To get some sense of where we are with the police in New York, it's worth reading every single word of this stunning story from the Times:
A three-year investigation into the police's habit of fixing traffic and parking tickets in the Bronx ended in the unsealing of indictments on Friday and a stunning display of vitriol by hundreds of off-duty officers, who converged on the courthouse to applaud their accused colleagues and denounce their prosecution.As 16 police officers were arraigned at State Supreme Court in the Bronx, incensed colleagues organized by their union cursed and taunted prosecutors and investigators, chanting, "Down with the D.A." and "Ray Kelly, hypocrite." As the defendants emerged from their morning court appearance, a swarm of officers formed a cordon in the hallway and clapped as they picked their way to the elevators. Members of the news media were prevented by court officers from walking down the hallway where more than 100 off-duty police officers had gathered outside the courtroom.The assembled police officers blocked cameras from filming their colleagues, in one instance grabbing lenses and shoving television camera operators backward. The unsealed indictments contained more than 1,600 criminal counts, the bulk of them misdemeanors having to do with making tickets disappear as favors for friends, relatives and others with clout.But they also outlined more serious crimes, related both to ticket-fixing and drugs, grand larceny and unrelated corruption. Four of the officers were charged with helping a man get away with assault. Jose R. Ramos, an officer in the 40th Precinct whose suspicious behavior spawned the protracted investigation, was accused of two dozen crimes, including attempted robbery, attempted grand larceny, transporting what he thought was heroin for drug dealers and revealing the identity of a confidential informant.The case, troubling to many New Yorkers because of its implication that the police officers believed they deserved special treatment, is expected to have long tentacles. Scores of other officers accused of fixing tickets could face departmental charges. Some officers have already retired. Moreover, the indictments may jeopardize thousands of cases in which implicated officers are important witnesses and may be seen as untrustworthy by Bronx juries.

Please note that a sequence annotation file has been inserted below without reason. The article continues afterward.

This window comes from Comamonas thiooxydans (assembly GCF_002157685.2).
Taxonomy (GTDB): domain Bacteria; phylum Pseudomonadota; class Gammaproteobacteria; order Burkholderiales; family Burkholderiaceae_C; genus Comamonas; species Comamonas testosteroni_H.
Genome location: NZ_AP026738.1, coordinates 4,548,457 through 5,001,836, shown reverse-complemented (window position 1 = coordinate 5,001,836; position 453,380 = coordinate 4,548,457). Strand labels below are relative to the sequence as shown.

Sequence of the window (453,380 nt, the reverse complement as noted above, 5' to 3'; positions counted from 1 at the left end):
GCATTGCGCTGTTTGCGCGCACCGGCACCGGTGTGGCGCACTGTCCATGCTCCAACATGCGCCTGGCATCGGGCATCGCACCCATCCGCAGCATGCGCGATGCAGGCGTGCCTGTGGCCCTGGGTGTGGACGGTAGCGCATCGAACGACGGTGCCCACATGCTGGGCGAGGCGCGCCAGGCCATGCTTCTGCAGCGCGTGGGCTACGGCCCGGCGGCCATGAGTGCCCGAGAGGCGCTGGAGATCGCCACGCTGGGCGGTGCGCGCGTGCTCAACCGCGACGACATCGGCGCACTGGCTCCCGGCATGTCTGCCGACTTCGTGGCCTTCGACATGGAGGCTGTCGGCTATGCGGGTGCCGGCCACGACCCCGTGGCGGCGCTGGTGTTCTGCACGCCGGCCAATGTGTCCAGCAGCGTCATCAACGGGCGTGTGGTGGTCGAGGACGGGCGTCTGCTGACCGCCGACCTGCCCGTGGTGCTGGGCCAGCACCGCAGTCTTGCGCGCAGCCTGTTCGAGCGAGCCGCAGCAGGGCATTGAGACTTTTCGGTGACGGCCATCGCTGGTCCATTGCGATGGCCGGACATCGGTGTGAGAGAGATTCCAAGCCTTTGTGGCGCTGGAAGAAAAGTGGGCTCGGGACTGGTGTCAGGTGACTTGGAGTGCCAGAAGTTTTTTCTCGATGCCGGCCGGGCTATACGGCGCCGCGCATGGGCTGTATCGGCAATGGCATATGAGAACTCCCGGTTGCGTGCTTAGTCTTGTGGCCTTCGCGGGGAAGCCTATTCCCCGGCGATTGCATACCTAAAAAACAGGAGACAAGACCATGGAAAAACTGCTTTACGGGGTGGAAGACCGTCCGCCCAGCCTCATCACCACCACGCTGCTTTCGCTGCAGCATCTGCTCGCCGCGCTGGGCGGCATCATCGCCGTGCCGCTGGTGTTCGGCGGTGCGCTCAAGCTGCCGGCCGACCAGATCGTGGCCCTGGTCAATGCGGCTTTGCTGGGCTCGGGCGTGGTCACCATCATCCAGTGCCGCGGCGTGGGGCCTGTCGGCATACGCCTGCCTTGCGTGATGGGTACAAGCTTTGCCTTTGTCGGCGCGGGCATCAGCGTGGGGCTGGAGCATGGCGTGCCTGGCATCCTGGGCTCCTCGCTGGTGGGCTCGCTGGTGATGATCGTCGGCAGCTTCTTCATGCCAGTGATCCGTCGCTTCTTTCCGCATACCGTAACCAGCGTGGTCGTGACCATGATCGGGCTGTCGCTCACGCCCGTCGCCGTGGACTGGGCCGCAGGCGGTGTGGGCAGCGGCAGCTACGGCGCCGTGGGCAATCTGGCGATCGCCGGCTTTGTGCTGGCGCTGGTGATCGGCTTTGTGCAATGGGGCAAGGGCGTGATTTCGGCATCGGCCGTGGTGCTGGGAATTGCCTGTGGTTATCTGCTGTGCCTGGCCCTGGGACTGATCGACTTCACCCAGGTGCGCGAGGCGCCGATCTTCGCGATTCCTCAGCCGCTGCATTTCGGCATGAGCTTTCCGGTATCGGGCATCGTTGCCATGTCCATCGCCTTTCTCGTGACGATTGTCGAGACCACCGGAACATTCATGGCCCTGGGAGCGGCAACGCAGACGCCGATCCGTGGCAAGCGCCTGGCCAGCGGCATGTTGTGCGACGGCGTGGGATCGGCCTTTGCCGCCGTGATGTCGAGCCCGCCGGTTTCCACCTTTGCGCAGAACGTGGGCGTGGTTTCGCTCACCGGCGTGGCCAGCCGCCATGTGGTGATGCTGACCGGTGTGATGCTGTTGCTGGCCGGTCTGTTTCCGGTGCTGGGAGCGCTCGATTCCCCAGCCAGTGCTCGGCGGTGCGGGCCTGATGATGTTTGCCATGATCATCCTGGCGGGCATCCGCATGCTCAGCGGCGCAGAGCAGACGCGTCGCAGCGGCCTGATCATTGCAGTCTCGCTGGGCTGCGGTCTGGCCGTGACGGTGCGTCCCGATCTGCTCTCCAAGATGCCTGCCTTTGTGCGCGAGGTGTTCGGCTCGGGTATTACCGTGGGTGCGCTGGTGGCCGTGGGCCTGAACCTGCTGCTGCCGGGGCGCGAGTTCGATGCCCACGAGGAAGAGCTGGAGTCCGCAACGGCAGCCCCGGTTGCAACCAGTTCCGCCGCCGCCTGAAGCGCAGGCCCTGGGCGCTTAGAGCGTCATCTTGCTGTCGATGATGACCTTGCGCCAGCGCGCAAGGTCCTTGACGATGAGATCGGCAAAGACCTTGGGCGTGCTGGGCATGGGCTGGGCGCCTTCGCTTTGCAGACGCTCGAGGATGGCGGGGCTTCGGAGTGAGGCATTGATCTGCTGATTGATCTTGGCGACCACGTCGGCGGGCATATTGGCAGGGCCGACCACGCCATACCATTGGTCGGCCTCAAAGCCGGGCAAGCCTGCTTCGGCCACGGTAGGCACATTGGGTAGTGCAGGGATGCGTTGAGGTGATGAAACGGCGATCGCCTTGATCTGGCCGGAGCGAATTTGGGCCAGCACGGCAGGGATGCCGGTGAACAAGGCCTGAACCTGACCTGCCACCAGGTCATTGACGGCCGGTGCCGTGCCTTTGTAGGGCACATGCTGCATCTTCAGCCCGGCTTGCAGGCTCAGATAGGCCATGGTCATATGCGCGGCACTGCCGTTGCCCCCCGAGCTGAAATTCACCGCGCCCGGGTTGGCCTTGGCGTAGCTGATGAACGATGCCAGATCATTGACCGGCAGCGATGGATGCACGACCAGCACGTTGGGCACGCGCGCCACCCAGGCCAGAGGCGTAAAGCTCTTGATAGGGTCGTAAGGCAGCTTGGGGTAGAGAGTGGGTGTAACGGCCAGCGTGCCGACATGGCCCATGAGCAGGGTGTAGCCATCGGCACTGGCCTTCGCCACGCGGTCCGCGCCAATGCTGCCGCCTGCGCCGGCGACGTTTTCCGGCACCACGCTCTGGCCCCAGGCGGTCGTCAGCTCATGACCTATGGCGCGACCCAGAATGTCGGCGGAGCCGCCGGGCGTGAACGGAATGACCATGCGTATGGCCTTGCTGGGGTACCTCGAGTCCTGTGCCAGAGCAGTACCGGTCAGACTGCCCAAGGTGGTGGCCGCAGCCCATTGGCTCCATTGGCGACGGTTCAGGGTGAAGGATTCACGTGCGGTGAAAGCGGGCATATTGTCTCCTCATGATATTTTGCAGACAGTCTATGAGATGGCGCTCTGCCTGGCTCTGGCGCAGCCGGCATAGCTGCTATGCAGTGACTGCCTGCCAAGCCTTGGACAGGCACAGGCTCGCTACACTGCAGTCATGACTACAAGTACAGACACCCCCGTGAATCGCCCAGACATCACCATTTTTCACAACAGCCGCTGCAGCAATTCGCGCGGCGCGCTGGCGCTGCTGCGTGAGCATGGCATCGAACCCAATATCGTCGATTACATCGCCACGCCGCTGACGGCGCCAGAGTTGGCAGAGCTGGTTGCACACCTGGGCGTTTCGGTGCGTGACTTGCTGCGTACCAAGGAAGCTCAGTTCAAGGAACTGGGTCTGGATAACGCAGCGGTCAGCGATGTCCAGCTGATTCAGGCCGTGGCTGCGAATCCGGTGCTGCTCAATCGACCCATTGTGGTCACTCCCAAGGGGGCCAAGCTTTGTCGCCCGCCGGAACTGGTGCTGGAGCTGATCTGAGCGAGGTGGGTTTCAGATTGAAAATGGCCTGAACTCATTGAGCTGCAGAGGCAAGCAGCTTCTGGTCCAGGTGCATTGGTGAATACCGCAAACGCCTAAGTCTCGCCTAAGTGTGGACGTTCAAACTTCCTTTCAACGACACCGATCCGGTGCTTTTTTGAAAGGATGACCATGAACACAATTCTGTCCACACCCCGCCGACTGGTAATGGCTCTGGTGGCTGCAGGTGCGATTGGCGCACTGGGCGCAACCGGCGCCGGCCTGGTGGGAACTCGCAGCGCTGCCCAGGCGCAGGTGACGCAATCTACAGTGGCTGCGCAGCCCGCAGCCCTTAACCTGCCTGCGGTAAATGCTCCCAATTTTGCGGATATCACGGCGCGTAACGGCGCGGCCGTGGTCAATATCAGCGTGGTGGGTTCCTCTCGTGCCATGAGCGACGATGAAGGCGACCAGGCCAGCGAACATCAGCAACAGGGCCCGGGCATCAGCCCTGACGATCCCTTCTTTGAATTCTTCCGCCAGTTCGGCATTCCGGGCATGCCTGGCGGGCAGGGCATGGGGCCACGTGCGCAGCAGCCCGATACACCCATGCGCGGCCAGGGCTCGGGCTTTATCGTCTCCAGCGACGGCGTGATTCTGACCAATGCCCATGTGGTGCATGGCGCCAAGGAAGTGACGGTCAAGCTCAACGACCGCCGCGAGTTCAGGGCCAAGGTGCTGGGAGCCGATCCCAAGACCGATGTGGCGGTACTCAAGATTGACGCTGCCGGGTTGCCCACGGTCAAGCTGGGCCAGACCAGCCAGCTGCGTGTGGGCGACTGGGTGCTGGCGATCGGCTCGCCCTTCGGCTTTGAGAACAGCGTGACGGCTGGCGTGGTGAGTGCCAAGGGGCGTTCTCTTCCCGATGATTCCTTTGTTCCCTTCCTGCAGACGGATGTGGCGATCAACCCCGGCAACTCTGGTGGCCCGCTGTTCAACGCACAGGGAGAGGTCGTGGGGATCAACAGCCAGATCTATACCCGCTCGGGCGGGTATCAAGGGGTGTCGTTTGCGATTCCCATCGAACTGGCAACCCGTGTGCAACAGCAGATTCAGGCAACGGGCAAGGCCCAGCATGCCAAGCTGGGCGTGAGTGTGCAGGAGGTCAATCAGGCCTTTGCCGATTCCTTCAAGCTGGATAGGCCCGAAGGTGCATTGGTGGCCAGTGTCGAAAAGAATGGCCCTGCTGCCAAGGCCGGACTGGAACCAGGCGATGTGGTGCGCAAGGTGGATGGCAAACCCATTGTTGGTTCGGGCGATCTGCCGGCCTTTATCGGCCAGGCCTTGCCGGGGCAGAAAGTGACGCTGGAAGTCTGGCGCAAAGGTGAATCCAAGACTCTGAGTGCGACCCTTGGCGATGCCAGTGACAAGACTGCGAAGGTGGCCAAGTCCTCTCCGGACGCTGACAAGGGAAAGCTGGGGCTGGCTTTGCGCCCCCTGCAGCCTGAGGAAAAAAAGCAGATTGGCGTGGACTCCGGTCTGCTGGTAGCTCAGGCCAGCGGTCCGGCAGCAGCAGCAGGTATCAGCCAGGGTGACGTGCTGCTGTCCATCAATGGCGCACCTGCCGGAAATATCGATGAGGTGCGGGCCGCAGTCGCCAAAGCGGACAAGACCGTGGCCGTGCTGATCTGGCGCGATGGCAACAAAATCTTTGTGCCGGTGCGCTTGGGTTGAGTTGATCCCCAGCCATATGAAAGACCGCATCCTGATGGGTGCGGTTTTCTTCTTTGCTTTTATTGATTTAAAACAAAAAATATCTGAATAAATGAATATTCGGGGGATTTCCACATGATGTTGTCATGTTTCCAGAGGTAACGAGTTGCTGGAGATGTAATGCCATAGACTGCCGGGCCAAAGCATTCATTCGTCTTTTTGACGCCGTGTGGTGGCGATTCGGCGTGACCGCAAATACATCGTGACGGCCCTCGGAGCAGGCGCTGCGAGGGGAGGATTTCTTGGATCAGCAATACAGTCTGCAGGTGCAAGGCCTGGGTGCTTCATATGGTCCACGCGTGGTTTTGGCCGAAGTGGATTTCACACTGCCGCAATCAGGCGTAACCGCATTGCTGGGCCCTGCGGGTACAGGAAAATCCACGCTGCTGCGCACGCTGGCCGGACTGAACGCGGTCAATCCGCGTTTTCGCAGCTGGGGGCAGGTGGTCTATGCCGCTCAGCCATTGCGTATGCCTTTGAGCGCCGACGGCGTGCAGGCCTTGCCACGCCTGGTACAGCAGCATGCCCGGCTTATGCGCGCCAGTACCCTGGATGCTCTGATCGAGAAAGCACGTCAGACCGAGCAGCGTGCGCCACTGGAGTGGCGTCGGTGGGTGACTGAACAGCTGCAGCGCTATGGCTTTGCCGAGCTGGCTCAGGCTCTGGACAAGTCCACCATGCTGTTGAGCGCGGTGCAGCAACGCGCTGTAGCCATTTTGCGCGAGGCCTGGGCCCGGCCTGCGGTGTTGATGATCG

On Friday morning, on the street outside the courthouse, some 350 officers massed behind barricades and brandished signs expressing sentiments like "It's a Courtesy Not a Crime."When the defendants emerged, many in the crowd burst into raucous cheers. Once they had gone and the tide of officers had dispersed, the street was littered with refuse.
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